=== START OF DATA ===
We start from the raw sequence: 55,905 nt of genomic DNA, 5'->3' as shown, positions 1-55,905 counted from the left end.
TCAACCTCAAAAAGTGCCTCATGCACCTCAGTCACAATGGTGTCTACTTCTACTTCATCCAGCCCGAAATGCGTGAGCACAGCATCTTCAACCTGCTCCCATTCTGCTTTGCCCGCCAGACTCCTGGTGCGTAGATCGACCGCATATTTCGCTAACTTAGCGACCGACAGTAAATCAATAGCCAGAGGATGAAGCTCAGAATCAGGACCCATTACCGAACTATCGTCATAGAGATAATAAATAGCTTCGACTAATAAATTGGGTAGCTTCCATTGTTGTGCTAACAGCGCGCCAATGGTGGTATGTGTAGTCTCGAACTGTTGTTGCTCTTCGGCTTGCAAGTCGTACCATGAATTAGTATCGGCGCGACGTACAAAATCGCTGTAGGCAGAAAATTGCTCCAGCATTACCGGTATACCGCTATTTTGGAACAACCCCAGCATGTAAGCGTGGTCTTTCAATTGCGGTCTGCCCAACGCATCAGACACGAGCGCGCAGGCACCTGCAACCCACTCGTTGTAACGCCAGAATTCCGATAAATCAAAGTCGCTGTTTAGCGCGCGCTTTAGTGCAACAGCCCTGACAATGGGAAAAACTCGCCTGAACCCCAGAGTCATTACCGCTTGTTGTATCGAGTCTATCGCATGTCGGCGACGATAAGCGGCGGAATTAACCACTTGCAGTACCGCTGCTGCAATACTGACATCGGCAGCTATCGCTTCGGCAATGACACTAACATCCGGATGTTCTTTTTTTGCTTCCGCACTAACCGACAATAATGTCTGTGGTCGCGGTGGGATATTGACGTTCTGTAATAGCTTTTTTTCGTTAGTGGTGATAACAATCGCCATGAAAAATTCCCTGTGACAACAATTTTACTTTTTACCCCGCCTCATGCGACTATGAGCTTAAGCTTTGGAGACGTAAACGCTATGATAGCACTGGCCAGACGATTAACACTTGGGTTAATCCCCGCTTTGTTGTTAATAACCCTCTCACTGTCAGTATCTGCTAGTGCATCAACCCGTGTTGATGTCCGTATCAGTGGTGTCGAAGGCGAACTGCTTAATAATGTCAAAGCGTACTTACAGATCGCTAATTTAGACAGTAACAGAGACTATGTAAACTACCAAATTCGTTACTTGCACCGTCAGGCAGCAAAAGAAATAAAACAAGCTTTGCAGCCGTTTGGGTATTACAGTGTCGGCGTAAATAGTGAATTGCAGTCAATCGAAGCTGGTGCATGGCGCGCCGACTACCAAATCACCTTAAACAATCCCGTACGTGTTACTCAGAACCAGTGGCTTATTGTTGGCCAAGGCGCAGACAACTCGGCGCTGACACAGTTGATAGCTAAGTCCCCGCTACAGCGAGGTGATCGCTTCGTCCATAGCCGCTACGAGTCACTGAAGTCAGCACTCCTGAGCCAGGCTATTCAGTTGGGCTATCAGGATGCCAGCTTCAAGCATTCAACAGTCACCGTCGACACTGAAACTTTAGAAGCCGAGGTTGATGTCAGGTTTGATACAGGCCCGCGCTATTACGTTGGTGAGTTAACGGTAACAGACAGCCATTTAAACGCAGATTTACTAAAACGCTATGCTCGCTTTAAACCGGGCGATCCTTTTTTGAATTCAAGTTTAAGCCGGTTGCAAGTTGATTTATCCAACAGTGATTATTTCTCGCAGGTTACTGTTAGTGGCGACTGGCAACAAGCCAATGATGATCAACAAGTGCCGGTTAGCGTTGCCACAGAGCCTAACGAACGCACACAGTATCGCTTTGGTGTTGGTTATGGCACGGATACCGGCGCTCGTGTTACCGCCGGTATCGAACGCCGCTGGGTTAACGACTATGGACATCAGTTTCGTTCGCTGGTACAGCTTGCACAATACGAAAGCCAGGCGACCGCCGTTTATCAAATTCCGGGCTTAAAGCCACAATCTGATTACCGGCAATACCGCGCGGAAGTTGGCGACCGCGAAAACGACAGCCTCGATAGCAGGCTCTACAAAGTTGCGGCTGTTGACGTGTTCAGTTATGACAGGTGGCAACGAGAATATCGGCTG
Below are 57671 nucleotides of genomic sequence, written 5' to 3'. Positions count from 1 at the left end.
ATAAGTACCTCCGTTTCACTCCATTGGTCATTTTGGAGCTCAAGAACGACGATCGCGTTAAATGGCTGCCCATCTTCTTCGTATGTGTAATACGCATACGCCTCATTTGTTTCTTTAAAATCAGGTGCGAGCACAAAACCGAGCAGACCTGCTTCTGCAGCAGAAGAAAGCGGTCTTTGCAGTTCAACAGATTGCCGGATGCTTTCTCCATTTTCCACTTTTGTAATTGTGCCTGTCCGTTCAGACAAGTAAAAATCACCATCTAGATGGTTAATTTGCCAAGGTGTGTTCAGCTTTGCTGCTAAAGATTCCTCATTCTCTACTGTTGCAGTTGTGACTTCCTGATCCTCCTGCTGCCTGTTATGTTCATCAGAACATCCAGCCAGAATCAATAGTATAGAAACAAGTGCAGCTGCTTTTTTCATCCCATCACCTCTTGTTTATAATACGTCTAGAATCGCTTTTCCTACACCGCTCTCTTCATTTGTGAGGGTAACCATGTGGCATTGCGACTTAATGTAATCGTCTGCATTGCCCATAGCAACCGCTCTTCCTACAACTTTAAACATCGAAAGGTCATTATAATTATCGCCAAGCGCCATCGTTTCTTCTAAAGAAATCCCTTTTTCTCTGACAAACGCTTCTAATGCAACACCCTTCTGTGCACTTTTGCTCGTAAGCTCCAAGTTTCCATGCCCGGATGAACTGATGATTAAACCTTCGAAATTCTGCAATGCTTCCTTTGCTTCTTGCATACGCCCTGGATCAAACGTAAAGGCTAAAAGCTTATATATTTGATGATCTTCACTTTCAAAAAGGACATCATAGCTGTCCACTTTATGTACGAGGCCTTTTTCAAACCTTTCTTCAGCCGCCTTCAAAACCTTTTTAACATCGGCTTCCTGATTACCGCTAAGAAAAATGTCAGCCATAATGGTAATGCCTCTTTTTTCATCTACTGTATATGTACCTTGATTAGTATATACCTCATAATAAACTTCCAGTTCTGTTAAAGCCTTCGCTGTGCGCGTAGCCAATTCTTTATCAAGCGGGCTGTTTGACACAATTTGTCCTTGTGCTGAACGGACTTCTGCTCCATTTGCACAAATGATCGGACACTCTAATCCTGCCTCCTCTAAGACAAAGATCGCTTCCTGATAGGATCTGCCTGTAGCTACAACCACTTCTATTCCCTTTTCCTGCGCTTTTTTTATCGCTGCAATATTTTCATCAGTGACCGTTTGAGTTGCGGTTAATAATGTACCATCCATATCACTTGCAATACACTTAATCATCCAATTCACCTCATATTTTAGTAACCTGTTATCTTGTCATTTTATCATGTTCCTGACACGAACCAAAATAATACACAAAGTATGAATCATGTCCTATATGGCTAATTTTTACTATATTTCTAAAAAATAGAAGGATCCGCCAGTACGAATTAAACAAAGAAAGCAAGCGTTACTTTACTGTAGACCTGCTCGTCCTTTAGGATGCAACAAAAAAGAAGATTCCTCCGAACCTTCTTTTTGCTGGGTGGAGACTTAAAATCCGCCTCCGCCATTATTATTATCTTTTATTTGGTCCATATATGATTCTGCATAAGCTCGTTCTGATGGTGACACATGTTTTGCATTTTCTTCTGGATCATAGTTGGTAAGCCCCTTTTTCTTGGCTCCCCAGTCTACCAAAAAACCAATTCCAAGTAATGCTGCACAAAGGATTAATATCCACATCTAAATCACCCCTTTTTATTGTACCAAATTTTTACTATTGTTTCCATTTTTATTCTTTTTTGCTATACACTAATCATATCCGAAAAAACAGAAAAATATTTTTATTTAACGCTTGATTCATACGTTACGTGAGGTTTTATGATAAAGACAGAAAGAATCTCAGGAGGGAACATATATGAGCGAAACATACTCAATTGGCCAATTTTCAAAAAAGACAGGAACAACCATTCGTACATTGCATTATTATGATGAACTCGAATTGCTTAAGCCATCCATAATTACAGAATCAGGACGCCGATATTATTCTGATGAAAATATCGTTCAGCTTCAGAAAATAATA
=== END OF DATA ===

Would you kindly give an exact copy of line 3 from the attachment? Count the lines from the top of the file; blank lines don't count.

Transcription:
Below are 57671 nucleotides of genomic sequence, written 5' to 3'. Positions count from 1 at the left end.